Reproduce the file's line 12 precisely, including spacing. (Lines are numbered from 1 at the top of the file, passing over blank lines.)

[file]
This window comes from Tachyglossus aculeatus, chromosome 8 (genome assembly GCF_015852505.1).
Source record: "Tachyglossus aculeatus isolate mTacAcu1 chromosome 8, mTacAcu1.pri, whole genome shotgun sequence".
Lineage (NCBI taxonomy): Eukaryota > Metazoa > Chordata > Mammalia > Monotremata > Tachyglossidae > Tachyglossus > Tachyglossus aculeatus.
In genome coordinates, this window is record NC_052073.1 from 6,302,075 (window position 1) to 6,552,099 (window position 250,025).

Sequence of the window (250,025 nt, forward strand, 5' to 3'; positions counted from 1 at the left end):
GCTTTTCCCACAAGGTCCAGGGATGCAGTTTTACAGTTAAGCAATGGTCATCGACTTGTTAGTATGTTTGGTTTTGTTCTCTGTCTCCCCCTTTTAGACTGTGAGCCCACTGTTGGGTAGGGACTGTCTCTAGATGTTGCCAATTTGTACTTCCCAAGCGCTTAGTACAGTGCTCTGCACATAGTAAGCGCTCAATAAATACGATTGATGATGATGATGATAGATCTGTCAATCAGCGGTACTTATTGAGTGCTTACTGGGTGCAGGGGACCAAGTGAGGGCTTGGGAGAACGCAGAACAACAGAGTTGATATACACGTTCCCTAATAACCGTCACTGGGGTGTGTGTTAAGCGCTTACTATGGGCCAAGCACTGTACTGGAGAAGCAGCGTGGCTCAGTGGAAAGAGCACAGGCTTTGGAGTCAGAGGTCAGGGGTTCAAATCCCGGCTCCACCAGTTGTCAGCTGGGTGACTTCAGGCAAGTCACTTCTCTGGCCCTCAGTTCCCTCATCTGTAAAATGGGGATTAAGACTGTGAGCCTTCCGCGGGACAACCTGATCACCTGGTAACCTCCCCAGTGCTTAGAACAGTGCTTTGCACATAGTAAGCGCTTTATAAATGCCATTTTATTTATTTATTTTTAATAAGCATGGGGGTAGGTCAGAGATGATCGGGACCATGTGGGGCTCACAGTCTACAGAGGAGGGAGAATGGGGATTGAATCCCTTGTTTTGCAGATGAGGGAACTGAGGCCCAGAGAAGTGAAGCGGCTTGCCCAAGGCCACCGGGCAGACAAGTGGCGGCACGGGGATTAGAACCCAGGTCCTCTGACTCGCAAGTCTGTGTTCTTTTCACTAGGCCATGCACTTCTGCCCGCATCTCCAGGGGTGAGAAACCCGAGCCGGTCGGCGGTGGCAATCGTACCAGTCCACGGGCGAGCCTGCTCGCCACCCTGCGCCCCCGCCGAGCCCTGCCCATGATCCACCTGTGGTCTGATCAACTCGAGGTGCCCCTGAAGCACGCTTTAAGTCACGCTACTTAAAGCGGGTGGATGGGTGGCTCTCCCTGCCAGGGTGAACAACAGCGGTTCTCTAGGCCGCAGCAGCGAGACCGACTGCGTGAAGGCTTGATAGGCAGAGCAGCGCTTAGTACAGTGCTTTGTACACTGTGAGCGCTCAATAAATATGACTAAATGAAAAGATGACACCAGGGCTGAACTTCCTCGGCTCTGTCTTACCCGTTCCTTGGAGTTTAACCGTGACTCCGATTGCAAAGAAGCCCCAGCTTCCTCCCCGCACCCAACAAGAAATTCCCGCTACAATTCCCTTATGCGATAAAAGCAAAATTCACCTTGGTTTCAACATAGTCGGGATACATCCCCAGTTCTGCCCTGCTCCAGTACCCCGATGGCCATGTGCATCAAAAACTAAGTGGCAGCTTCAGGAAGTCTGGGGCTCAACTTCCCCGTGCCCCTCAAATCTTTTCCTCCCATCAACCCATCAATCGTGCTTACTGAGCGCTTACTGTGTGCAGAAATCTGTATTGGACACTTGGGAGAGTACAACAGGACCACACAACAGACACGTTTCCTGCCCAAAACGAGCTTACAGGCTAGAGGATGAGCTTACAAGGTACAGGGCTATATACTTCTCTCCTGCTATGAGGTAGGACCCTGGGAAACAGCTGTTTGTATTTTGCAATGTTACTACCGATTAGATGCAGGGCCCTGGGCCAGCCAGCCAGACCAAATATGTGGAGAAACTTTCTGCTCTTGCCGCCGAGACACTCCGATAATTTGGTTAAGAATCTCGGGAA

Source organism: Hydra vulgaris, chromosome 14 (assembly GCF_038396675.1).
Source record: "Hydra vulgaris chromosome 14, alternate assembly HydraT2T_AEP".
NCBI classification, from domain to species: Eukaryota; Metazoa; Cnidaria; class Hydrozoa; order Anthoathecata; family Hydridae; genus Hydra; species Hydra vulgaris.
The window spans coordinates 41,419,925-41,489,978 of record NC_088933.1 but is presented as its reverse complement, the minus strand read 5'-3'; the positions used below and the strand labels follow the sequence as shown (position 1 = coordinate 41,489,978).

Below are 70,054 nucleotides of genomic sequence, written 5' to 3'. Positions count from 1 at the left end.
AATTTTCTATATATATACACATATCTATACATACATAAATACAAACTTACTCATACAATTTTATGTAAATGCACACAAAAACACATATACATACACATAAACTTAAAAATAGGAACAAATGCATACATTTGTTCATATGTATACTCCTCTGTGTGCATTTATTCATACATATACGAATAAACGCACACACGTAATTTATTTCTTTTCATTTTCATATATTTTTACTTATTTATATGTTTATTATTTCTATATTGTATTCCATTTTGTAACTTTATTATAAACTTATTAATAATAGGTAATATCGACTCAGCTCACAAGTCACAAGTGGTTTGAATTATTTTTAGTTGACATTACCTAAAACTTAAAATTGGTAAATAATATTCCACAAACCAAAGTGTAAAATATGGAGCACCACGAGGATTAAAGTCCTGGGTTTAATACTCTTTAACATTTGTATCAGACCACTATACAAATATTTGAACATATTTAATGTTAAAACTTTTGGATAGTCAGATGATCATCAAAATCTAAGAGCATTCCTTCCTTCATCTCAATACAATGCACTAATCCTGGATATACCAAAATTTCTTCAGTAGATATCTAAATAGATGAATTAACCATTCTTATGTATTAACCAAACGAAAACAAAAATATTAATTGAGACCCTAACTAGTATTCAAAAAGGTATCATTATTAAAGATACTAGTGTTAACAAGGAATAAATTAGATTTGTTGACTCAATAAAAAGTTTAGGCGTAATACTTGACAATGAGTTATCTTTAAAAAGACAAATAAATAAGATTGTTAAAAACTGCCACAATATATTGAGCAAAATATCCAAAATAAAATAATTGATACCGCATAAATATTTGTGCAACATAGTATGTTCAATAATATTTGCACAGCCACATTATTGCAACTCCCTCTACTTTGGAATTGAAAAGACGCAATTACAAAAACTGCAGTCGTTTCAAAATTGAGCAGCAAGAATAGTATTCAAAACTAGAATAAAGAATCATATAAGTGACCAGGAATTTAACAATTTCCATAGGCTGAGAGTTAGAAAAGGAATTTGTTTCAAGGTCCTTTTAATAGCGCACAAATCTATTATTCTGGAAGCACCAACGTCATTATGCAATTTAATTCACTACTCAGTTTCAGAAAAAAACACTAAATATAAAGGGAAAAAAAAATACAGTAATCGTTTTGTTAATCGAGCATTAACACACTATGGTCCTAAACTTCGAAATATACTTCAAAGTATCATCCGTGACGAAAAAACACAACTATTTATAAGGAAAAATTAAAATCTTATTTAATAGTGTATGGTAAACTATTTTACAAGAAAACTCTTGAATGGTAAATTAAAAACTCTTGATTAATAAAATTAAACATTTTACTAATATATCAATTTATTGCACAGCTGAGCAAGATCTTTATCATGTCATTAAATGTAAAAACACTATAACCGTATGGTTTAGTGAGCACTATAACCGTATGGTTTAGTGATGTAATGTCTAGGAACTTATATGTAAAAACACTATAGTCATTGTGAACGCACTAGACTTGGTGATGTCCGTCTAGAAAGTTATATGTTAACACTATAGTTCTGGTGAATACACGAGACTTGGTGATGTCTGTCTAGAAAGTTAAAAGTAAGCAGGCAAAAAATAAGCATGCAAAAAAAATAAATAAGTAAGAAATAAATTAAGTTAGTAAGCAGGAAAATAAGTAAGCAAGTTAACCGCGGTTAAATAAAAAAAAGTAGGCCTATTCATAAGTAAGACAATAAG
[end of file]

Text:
AATTTTCTATATATATACACATATCTATACATACATAAATACAAACTTACTCATACAATTTTATGTAAATGCACACAAAAACACATATACATACACATAAACTTAAAAATAGGAACAAATGCATACATTTGTTCATATGTATACTCCTCTGTGTGCATTTATTCATACATATACGAATAAACGCACACACGTAATTTATTTCTTTTCATTTTCATATATTTTTACTTATTTATATGTTTATTATTTCTATATTGTATTCCATTTTGTAACTTTATTATAAACTTATTAATAATAGGTAATATCGACTCAGCTCACAAGTCACAAGTGGTTTGAATTATTTTTAGTTGACATTACCTAAAACTTAAAATTGGTAAATAATATTCCACAAACCAAAGTGTAAAATATGGAGCACCACGAGGATTAAAGTCCTGGGTTTAATACTCTTTAACATTTGTATCAGACCACTATACAAATATTTGAACATATTTAATGTTAAAACTTTTGGATAGTCAGATGATCATCAAAATCTAAGAGCATTCCTTCCTTCATCTCAATACAATGCACTAATCCTGGATATACCAAAATTTCTTCAGTAGATATCTAAATAGATGAATTAACCATTCTTATGTATTAACCAAACGAAAACAAAAATATTAATTGAGACCCTAACTAGTATTCAAAAAGGTATCATTATTAAAGATACTAGTGTTAACAAGGAATAAATTAGATTTGTTGACTCAATAAAAAGTTTAGGCGTAATACTTGACAATGAGTTATCTTTAAAAAGACAAATAAATAAGATTGTTAAAAACTGCCACAATATATTGAGCAAAATATCCAAAATAAAATAATTGATACCGCATAAATATTTGTGCAACATAGTATGTTCAATAATATTTGCACAGCCACATTATTGCAACTCCCTCTACTTTGGAATTGAAAAGACGCAATTACAAAAACTGCAGTCGTTTCAAAATTGAGCAGCAAGAATAGTATTCAAAACTAGAATAAAGAATCATATAAGTGACCAGGAATTTAACAATTTCCATAGGCTGAGAGTTAGAAAAGGAATTTGTTTCAAGGTCCTTTTAATAGCGCACAAATCTATTATTCTGGAAGCACCAACGTCATTATGCAATTTAATTCACTACTCAGTTTCAGAAAAAAACACTAAATATAAAGGGAAAAAAAAATACAGTAATCGTTTTGTTAATCGAGCATTAACACACTATGGTCCTAAACTTCGAAATATACTTCAAAGTATCATCCGTGACGAAAAAACACAACTATTTATAAGGAAAAATTAAAATCTTATTTAATAGTGTATGGTAAACTATTTTACAAGAAAACTCTTGAATGGTAAATTAAAAACTCTTGATTAATAAAATTAAACATTTTACTAATATATCAATTTATTGCACAGCTGAGCAAGATCTTTATCATGTCATTAAATGTAAAAACACTATAACCGTATGGTTTAGTGAGCACTATAACCGTATGGTTTAGTGATGTAATGTCTAGGAACTTATATGTAAAAACACTATAGTCATTGTGAACGCACTAGACTTGGTGATGTCCGTCTAGAAAGTTATATGTTAACACTATAGTTCTGGTGAATACACGAGACTTGGTGATGTCTGTCTAGAAAGTTAAAAGTAAGCAGGCAAAAAATAAGCATGCAAAAAAAATAAATAAGTAAGAAATAAATTAAGTTAGTAAGCAGGAAAATAAGTAAGCAAGTTAACCGCGGTTAAATAAAAAAAAGTAGGCCTATTCATAAGTAAGACAATAAG